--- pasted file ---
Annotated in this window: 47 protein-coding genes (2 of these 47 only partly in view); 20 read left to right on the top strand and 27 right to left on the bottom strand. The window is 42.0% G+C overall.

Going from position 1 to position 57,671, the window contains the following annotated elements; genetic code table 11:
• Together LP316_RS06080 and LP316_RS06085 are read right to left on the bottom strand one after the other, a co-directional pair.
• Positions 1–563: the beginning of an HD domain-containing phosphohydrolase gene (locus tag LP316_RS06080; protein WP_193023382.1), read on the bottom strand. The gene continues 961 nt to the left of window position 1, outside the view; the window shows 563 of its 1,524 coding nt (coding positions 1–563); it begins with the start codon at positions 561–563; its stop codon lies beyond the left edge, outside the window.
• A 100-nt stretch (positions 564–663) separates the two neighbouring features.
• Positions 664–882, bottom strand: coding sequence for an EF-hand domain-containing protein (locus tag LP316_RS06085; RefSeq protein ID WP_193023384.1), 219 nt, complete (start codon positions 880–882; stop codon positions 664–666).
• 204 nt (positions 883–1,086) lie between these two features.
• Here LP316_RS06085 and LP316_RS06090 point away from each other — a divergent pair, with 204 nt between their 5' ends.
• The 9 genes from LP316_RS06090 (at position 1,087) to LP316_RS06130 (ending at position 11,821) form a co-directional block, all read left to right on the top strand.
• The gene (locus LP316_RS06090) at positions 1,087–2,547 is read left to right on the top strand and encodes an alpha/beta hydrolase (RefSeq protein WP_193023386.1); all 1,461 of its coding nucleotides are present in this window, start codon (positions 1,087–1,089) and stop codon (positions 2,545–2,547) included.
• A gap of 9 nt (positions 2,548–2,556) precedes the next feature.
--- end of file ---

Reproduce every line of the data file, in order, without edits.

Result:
Annotated in this window: 47 protein-coding genes (2 of these 47 only partly in view); 20 read left to right on the top strand and 27 right to left on the bottom strand. The window is 42.0% G+C overall.

Going from position 1 to position 57,671, the window contains the following annotated elements; genetic code table 11:
• Together LP316_RS06080 and LP316_RS06085 are read right to left on the bottom strand one after the other, a co-directional pair.
• Positions 1–563: the beginning of an HD domain-containing phosphohydrolase gene (locus tag LP316_RS06080; protein WP_193023382.1), read on the bottom strand. The gene continues 961 nt to the left of window position 1, outside the view; the window shows 563 of its 1,524 coding nt (coding positions 1–563); it begins with the start codon at positions 561–563; its stop codon lies beyond the left edge, outside the window.
• A 100-nt stretch (positions 564–663) separates the two neighbouring features.
• Positions 664–882, bottom strand: coding sequence for an EF-hand domain-containing protein (locus tag LP316_RS06085; RefSeq protein ID WP_193023384.1), 219 nt, complete (start codon positions 880–882; stop codon positions 664–666).
• 204 nt (positions 883–1,086) lie between these two features.
• Here LP316_RS06085 and LP316_RS06090 point away from each other — a divergent pair, with 204 nt between their 5' ends.
• The 9 genes from LP316_RS06090 (at position 1,087) to LP316_RS06130 (ending at position 11,821) form a co-directional block, all read left to right on the top strand.
• The gene (locus LP316_RS06090) at positions 1,087–2,547 is read left to right on the top strand and encodes an alpha/beta hydrolase (RefSeq protein WP_193023386.1); all 1,461 of its coding nucleotides are present in this window, start codon (positions 1,087–1,089) and stop codon (positions 2,545–2,547) included.
• A gap of 9 nt (positions 2,548–2,556) precedes the next feature.